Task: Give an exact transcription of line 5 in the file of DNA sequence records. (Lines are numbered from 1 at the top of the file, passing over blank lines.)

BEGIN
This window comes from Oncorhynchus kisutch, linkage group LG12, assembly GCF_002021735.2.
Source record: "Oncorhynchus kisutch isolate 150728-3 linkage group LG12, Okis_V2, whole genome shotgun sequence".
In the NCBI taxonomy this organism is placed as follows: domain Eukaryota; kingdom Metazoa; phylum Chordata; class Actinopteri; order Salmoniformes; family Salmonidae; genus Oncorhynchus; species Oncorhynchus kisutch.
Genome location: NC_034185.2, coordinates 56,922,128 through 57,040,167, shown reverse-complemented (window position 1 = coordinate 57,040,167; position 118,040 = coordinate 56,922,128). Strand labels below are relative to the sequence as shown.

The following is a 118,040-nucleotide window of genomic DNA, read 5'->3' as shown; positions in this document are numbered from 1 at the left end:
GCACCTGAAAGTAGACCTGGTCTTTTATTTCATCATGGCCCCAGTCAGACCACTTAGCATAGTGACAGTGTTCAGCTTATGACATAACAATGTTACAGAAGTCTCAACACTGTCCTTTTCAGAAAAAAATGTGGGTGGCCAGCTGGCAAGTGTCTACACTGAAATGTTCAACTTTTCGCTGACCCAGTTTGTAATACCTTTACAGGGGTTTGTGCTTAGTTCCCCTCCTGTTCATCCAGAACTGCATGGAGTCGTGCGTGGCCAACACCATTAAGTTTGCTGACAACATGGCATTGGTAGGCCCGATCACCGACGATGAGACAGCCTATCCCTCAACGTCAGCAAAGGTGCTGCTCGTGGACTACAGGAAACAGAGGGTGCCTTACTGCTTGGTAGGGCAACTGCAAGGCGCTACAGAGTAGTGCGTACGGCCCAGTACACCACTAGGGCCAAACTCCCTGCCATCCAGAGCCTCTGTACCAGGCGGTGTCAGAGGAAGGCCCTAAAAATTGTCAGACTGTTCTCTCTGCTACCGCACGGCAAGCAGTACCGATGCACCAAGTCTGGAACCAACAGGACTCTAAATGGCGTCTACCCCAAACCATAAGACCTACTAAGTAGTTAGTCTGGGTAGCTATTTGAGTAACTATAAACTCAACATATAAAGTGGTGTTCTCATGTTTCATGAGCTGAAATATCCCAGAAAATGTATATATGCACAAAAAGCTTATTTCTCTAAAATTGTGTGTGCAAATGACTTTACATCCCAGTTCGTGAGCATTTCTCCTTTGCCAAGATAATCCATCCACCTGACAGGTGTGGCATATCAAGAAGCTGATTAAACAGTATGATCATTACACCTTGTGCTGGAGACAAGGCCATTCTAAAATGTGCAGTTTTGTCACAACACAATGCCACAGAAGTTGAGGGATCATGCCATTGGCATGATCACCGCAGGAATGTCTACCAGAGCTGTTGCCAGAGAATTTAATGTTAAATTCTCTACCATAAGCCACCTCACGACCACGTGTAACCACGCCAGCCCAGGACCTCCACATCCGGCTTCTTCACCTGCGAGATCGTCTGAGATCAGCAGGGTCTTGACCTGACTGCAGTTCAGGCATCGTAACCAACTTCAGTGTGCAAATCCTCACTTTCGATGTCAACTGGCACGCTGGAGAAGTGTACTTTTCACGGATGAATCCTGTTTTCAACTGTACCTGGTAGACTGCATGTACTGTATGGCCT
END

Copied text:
The following is a 118,040-nucleotide window of genomic DNA, read 5'->3' as shown; positions in this document are numbered from 1 at the left end: